January 15, 2007
Image of Acetylene

Acetylene is the simplest of all the alkyne hydrocarbons, all of which contain triple bonds between two carbon atoms. Acetylene is used for synthesis of other chemicals and as a fuel for welding where an acetylene oxygen flame can reach 3200 °C.

MOTW update: April 22, 2024

Acetylene1 is the simplest molecule that contains a carbon–carbon triple bond. Its main use is as a fuel for welding and cutting metals; it has also served as a reactant for synthesizing acetaldehyde and acetic acid.

Acetylene is rarely found on Earth, but it is surprisingly abundant in space. It exists on icy planets and moons, the cold interstellar medium, and extremely hot circumstellar surroundings. This month, a review by Evgeniy O. Pentsak, Maria S. Murga, and Valentine P. Ananikov* at the Russian Academy of Sciences (Moscow) describes how extraterrestrial acetylene forms and expands carbon skeletons, including aromatic rings and even nanosized particles, in cold and hot environments. The authors also explore acetylene’s role in prebiotic chemistry.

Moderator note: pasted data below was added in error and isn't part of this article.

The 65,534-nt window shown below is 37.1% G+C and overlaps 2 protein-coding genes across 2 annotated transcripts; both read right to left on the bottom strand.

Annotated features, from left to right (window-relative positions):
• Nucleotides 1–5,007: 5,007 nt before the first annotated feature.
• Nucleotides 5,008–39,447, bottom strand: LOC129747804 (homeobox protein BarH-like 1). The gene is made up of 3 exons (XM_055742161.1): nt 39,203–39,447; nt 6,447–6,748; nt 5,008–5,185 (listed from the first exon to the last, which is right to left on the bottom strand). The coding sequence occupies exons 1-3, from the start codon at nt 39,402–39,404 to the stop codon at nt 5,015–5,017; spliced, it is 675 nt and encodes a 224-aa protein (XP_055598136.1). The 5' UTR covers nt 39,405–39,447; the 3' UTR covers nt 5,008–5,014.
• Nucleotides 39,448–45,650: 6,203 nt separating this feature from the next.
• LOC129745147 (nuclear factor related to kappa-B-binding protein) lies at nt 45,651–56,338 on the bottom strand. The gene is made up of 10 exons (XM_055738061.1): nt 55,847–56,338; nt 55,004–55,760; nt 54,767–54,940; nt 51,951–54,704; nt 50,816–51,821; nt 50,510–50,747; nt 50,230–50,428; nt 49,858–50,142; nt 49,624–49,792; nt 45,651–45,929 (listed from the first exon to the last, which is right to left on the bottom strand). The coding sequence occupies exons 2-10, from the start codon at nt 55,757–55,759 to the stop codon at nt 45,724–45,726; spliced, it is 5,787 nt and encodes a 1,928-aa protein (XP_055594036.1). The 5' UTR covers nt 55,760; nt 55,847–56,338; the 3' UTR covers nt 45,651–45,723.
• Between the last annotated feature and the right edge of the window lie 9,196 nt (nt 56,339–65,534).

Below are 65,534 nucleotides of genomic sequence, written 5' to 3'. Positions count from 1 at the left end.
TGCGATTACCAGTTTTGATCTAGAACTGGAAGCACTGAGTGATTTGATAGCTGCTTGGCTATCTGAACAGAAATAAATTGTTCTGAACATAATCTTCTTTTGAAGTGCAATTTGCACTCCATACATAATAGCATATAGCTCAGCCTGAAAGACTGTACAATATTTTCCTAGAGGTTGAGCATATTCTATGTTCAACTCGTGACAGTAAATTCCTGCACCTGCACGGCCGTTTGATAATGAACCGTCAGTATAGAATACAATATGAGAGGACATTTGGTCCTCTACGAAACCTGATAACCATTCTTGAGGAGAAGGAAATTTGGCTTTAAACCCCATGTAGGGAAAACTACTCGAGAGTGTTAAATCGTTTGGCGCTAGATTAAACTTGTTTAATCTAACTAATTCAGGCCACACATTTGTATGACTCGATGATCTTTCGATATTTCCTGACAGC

1. CAS Reg. No. 74-86-2.

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